White House Science Advisor John Holdren and Sir John Beddington, Science Advisor to British Prime Minister David Cameron, in a recent joint article "Celestial Storm Warnings" published in the New York Times, warned that a solar flare from the Sun could cause a great geomagnetic storm, with catastrophic consequences for the United States and the world. A great geomagnetic storm would generate a powerful electromagnetic pulse (EMP) that could destroy electronic systems and collapse all the critical infrastructures--power grids, communications, transportation, banking and finance, food and water--that sustain modern civilization, and the lives of millions. Holdren and Beddington write reassuringly that "work to protect our societies is well underway."
Colorado and Oregon have joined several other Western states in reporting trace amounts of radioactive particles that have likely drifted about 5,000 miles from a quake and tsunami-damaged nuclear power plant in Japan, officials say.
• Smoke has been reported rising from the Fukushima unit number 3. If it's from fuel-cooling pools that contain plutonium, that's a major (to put it mildly) disaster. • one millionth of a gram of plutonium ingested causes cancer.
As Japan struggles to confront a nuclear disaster that could be the worst in history, it seems clear that any discussion about the safety of nuclear energy should address the independence of regulatory agencies.
In a move that is likely to go down as one of the largest energy policy blunders of the Obama years, Interior Secretary Ken Salazar on Tuesday announced that his office was opening the door for 2.35 billion tons of new coal mining operations in Wyoming’s stretch of the Powder River Basin. It’s all about the money, of course and it shouldn’t come as a surprise that Ken Salazar pressed the green light for more dirty energy development instead of funding renewables.
BERLIN – Germany is determined to show the world how abandoning nuclear energy can be done. The world's fourth-largest economy stands alone among leading industrialized nations in its decision to stop using nuclear energy because of its inherent risks. It is betting billions on expanding the use of renewable energy to meet power demands instead.
It is clear that Nuclear Energy as a means of power generation is now dead in the water. Dr. Chris Busby verified today in an email that three spent fuel pools are totally blasted away and burned up. That puts the approximate radiation levels at 24,000 HIROSHIMAS x 3 = 72,000 times the radiation of Hiroshima now in the atmosphere. Remember, this is JUST from the spent fuel pools. Radiation escaping from the reactors is another story altogether.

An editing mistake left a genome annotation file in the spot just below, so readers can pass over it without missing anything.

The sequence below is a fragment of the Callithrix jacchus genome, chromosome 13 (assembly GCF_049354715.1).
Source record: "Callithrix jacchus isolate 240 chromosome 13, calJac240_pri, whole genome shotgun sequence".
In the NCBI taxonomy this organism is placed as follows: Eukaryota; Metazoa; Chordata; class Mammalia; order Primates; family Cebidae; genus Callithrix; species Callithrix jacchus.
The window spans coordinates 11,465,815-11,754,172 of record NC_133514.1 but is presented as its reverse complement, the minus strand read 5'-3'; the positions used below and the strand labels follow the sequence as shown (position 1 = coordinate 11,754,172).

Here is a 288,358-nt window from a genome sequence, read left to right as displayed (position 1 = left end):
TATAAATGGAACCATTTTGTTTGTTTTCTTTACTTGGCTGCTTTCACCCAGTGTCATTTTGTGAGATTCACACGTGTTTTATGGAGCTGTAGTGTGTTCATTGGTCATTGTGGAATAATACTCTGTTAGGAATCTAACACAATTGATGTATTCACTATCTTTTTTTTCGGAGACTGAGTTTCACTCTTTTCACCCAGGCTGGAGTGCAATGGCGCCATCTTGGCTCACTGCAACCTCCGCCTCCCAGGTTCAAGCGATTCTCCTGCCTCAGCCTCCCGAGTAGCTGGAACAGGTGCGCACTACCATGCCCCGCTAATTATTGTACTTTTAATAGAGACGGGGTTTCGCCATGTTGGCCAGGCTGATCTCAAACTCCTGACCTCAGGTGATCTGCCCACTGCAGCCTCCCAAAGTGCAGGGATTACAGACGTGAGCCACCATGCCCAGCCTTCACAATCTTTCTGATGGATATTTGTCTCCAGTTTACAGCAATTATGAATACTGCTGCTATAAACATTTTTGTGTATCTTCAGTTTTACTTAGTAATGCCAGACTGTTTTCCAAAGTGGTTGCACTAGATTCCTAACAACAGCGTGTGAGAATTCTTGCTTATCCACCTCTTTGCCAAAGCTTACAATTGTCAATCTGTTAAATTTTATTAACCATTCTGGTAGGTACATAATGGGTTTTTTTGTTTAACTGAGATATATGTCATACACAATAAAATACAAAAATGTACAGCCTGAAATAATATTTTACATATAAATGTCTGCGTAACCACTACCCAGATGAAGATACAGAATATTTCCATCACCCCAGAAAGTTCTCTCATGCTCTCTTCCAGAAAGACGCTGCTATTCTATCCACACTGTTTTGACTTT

Man-made chemicals found in a variety of everyday products – from food containers to clothes – may be causing early menopause in women, say scientists. A study of almost 26,000 – the largest of its kind – found those with high levels of PFCs (perfluorocarbons) were more likely to have gone through the change of life prematurely. Dr Sarah Knox, of the West Virginia University School of Medicine, said: "There is no doubt that there is an association between exposure to PFCs and onset of menopause, but the causality is unclear.
Yes, “there’s class warfare, all right,” warns Warren Buffett. “But it’s my class, the rich class, that’s making war, and we’re winning.” Yes, the rich are making war against us. And yes, they are winning. Why? Because so many are fighting this new American Civil War between the rich and the rest. Not just the 16 new GOP governors in Wisconsin, Michigan, Ohio, Florida, and across America fighting for new powers. Others include: Chamber of Commerce billionaires, Koch brothers, Forbes 400, Karl Rove’s American Crossroads, Grover Norquist’s Americans for Tax Reform — which now has 97% of House Republicans and 85% of the GOP Senators signed on his “no new taxes” pledge — the Tea Party and Reaganomics ideologues.
71,862 tons, with more created every year, and no permanent disposal solution The nuclear crisis in Japan has laid bare an ever-growing problem for the United States — the enormous amounts of still-hot radioactive waste accumulating at commercial nuclear reactors in more than 30 states.
Uploaded by Euronews on MarFears of radiation spreading have risen ten-fold after smoke was seen rising from two of the most threatening reactors at Japan's stricken nuclear plant. Technicians have however managed to attach power cables to all six reactors and started a cooling pump at one of them. "Read our news file http://www.youtube.com/redirect?q=http%3A%2F%2Fwww.euronews.net%2Fmedia%2Fbuttons%2Fjapan-btn2-en.jpg!%2522%3A%2Ftag%2Fjapan-disaster%2F&session_token=u56lQh8Ms00SJmm_bHFUMvqDfT98MTMwMDk5Njg3Mw%3D%3D
Royal Dutch Shell has won approval to drill the first new deepwater oil wells in the Gulf of Mexico almost a year after a spill by rival BP halted the industry's expansion. US authorities have given the green light to the Anglo-Dutch company's plan to drill three wells to a depth of about 2,950 feet in a field 130 miles off the coast of Louisana.